General liability & umbrella

13 Replies

Hi,

I am trying to figure out what coverage i need for my assets. I own several rental properties under an LLC. I have a $2M General Liability policy to cover the properties/business. Should i also have a personal umbrella policy?

If the answer is yes, then should all my rental properties be listed on there or only my personal residence or ALL (rental +personal) properties ?

also, if I have an umbrella policy that includes my personal home and the rental homes, wouldn't this be co-mingling of assets in terms of legal issue ?

Hope my questions are clear.

Thanks for any advise.

@Jean B.

You may be confusing/mixing different scenarios...

If you hold Title to the rentals in your name you use property insurance (per property) and an umbrella policy (in your name).

When holding rentals in a LLC, you still need the property insurance (eg what if the building burns down...). Double check your $2M policy — is that a General Commercial Liability policy? GCL is different from the property (aka homeowner or landlord policy) — don't ask me, just want my insurance agent and other's tell me. Should have something to do with who is suing who and for what... Meanwhile, once you get enough going in your LLC (or because you want to), you get an umbrella policy for the LLC to cover everything in the LLC. It doesn't cover you personally.

Does that help?

PS. GCL is more so as business insurance. In NJ registered Home Improvement Contractors need it. So, i think it’s setup for the liability of operating a company doing work for clients. It’s not the same as operating rentals — as my insurance agent tells me (I’m kinda “slow” about insurance..)

@Jean B. Ideally you want a commercial Umbrella policy to go over the rentals in the LLC and a second Personal Umbrella to go over your Home & Auto.

Having a single Umbrella for everything can be done but it is dependent on the types of policy's insuring the rental.

sorry maybe i was not clear enough. 

I do have home owner coverage for my personal residence (title in my name), I have individual dwelling coverage for each of my rental properties (title is in the name of the LLC), I have a $2M CGL insurance for the LLC.

the question is : should i have 2 separate umbrella insurances (1 for perso and 1 for rental) ? or should/can ALL the properties be listed under the personal umbrella?

and if yes to the 2nd question, would this be considered co-mingling of assets in terms of legal issue ?

Hope this clarifies the question.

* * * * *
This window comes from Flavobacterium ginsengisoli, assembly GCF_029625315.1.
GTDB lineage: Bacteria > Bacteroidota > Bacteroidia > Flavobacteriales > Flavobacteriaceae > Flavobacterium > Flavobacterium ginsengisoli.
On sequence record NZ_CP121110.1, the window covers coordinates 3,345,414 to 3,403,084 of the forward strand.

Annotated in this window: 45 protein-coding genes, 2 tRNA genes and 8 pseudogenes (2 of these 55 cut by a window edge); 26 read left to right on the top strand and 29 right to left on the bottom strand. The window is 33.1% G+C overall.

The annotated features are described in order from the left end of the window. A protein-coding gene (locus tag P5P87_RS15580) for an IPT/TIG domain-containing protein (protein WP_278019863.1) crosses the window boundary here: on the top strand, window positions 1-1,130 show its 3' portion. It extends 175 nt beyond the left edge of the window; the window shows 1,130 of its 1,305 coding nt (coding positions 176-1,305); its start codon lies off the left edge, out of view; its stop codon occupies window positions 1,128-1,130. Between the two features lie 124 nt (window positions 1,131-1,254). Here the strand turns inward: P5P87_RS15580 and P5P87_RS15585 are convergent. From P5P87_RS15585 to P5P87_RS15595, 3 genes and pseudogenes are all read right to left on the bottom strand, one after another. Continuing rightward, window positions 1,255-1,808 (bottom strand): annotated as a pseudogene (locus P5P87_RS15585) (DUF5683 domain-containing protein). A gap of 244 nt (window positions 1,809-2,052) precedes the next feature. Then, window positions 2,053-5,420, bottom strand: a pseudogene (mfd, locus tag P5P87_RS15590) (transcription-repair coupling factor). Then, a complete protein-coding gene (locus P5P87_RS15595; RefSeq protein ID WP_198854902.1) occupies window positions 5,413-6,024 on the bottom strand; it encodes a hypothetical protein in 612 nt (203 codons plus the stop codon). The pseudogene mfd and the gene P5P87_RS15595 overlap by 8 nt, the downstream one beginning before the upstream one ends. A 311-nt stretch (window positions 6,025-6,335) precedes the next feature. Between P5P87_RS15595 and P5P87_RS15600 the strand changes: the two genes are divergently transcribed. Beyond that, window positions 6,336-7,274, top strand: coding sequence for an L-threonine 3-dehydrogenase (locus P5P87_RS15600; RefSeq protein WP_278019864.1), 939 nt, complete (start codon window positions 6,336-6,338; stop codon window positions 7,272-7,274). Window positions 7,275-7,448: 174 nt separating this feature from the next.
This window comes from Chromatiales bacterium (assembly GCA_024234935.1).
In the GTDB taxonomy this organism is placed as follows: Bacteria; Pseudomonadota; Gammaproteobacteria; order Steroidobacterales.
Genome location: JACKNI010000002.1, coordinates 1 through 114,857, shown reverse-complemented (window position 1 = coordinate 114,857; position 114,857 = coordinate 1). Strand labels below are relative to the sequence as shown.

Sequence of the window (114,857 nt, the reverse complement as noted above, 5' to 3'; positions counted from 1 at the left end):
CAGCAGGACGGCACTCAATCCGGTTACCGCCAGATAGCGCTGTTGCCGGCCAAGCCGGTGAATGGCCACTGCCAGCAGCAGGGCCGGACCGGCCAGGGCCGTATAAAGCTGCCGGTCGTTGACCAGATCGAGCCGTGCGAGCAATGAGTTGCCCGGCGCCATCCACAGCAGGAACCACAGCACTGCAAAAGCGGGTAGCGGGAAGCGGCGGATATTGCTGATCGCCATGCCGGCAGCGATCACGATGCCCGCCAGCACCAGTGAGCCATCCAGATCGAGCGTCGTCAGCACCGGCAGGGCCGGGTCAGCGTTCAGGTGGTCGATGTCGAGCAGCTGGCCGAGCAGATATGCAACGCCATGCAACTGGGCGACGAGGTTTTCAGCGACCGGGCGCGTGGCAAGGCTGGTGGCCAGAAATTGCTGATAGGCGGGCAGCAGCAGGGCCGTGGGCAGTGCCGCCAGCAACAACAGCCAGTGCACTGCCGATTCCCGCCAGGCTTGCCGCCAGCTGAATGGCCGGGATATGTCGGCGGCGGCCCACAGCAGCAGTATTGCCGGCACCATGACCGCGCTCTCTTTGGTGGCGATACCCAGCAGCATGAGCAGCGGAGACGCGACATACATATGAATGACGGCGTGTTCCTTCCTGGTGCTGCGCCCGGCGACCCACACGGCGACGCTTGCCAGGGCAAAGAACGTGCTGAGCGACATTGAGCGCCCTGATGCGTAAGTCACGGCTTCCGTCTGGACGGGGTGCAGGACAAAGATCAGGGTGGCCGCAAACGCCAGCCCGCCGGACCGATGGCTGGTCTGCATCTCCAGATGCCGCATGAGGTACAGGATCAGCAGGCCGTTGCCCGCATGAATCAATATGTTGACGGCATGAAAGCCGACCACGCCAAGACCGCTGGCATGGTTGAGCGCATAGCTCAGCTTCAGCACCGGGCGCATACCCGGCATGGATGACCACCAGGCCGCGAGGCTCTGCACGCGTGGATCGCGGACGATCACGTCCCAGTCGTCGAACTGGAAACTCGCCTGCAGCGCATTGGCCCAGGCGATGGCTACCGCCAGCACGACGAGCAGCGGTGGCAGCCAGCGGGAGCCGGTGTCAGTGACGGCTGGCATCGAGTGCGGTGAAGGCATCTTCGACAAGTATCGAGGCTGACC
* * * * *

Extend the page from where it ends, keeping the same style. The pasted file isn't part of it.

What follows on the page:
Thanks.

@Jean B.

In my layman's opinion, I'd get separate policies.

My idea of testing for an arm's length transaction is to try to work it out if two strangers were doing the deal.  For example, would I just declare your properties under my umbrella policy (let's not even get into if my insurance company would accept it since I'm not anywhere to holding Title)?  Could we come up with some business arrangement for that?  Say you pay for some of the premium..  I guess...  But, does this normally happen?  I don't think so.  Yeah, maybe now we bring insurance technicalities into play such as having an 'insurable interest' which would cause me to be a business partner of a sort.

You might get close to figuring out a scenario, but its either co-mingling or using your LLC as an alter-ego.

To put it another way, you assumbly used the LLC because you wanted increased protection and/or asset separation. So, get two umbrella policies and effectively double your coverage. You should be "paying" for the LLC's protection. You should already have commercial loans (you don't have the mortgage in your name, right?) and everything under the LLC's ownership. So, have the insurance policy under its name as well.

Be sure to speak with one or more qualified professionals.  Good luck.

From everything I have ever read or been told you should have separate policies to ensure you have the highest level of protection. I would highly recommend that you contact a local agent who can review you needs more thoroughly and shed a better light on your specific situation.

@Jean B.

David and Jason have given some pretty good advice. I encourage you to reach out to an attorney for legal questions, as these questions merit someone trained in the law. We're not allowed to hand out legal advice unless we're licensed attorneys. There are a number of reasons to contact an attorney, and it sound like this situation warrants a quick call to someone with legal knowledge.

Insurance is the first step to protect your assets. However, asset protection is more complicated than just getting insurance. Here's a really good article to explain the difference between insurance and asset protection. Another thing I would recommend, is look into the Series LLC to protect your real estate investments. Basically, a Series LLC is a LLC for your LLC. I know that seems a bit confusing, but the Series LLC is a good way to keep your properties separate, which in turn makes the properties more secure.